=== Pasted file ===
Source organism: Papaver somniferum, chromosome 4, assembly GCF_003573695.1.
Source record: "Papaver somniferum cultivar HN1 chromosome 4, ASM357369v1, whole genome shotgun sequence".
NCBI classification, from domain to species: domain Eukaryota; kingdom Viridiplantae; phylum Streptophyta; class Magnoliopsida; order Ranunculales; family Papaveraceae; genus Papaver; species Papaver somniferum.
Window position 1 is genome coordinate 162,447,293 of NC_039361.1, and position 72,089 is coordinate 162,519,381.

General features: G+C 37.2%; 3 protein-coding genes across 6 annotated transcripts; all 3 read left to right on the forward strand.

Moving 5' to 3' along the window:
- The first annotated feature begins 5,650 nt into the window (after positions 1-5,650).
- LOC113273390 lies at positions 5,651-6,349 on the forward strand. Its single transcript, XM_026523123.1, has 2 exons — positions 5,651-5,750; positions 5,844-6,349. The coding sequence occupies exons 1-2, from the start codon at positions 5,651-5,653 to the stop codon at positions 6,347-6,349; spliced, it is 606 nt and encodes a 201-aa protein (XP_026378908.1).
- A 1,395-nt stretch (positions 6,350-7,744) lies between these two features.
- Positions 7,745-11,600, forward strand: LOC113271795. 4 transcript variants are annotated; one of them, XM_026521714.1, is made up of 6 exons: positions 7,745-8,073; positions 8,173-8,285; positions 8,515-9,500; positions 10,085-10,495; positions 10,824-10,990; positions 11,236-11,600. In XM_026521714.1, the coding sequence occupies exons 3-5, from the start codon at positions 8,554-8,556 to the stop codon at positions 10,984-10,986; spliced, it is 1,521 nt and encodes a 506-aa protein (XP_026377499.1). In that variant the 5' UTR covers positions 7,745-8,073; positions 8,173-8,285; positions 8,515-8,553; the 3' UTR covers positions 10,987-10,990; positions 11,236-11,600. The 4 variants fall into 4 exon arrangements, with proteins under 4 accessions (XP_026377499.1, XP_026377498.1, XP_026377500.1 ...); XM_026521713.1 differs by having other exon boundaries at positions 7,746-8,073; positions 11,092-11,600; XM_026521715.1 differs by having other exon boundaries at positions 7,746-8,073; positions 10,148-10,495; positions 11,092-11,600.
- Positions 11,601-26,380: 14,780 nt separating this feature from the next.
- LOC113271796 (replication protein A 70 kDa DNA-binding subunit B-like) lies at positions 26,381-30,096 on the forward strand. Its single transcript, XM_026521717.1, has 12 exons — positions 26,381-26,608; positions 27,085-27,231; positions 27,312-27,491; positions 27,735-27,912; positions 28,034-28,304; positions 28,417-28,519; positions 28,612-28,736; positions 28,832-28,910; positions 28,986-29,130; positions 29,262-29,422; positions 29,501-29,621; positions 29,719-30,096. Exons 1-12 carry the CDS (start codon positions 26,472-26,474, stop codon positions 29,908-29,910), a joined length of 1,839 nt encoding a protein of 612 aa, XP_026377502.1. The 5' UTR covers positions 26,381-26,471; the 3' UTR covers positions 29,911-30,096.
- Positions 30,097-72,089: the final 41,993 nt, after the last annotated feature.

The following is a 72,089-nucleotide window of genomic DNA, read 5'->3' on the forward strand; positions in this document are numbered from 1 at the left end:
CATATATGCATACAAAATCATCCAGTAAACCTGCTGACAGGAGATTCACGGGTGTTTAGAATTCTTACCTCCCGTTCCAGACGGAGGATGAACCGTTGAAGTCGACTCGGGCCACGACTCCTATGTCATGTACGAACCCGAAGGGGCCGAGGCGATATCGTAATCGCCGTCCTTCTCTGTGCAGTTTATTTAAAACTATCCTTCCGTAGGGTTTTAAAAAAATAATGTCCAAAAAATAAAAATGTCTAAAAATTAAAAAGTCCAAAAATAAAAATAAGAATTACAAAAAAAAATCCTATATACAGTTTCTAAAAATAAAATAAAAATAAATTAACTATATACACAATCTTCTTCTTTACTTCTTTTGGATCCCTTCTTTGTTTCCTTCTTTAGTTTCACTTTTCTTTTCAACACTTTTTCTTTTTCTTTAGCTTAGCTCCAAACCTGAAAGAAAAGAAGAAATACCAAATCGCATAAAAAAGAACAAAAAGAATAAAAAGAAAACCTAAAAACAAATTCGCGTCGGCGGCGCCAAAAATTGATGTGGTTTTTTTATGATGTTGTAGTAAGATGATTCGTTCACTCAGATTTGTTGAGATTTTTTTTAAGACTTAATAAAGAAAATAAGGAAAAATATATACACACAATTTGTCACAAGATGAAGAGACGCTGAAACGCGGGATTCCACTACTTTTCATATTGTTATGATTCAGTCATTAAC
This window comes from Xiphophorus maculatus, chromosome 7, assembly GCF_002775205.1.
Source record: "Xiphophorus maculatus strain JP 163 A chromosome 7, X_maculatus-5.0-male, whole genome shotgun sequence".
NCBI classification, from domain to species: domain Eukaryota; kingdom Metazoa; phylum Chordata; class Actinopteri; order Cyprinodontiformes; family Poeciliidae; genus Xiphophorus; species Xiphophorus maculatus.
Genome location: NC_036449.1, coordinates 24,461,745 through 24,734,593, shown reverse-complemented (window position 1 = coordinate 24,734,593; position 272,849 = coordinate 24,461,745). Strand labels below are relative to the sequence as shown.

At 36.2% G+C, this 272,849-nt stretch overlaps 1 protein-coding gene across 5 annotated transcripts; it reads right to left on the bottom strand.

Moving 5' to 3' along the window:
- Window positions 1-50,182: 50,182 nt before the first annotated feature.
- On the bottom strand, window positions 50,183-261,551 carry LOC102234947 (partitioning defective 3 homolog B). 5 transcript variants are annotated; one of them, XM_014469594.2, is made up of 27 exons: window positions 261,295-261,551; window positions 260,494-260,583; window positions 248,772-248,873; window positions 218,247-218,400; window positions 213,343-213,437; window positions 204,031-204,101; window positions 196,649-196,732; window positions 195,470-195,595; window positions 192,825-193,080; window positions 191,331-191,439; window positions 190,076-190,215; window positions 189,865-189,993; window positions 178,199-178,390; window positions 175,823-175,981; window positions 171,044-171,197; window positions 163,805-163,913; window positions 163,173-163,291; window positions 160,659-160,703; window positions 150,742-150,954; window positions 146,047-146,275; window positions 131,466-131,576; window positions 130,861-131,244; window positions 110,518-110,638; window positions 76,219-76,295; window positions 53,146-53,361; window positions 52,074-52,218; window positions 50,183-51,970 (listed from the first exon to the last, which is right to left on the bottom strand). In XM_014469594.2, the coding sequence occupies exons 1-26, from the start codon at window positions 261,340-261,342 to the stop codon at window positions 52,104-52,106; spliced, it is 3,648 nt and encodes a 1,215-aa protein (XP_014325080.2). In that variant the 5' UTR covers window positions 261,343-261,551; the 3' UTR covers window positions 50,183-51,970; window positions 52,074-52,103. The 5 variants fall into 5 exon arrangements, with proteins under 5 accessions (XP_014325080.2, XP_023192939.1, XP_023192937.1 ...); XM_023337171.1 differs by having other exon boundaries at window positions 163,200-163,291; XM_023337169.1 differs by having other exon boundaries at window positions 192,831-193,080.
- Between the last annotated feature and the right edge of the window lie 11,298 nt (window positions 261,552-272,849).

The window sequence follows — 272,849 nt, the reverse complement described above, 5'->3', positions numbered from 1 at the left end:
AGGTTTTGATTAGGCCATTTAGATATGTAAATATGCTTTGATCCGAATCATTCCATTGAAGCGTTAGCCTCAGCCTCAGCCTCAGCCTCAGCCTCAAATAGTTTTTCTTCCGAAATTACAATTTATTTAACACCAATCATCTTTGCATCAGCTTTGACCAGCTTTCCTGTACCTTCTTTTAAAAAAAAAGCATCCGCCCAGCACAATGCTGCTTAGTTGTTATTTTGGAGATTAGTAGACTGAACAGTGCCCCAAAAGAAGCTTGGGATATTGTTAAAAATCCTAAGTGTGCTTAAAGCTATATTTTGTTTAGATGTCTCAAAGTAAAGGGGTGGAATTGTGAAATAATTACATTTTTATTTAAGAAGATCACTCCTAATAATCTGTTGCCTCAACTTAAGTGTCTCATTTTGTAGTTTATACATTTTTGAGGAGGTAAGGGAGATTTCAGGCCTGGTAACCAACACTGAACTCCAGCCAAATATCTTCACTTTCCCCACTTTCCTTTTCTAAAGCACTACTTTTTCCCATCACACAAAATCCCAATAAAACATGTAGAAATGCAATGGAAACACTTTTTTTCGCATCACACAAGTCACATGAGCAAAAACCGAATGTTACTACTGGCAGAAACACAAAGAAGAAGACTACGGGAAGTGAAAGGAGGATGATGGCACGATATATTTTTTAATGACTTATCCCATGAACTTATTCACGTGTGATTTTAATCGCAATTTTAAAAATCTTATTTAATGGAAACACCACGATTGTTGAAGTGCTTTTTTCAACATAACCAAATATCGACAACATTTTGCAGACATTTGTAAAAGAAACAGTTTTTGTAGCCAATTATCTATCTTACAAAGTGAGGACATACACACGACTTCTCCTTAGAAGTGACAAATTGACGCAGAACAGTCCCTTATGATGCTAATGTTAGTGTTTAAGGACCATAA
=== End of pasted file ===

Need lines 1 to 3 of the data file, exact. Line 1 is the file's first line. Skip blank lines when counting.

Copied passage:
Source organism: Papaver somniferum, chromosome 4, assembly GCF_003573695.1.
Source record: "Papaver somniferum cultivar HN1 chromosome 4, ASM357369v1, whole genome shotgun sequence".
NCBI classification, from domain to species: domain Eukaryota; kingdom Viridiplantae; phylum Streptophyta; class Magnoliopsida; order Ranunculales; family Papaveraceae; genus Papaver; species Papaver somniferum.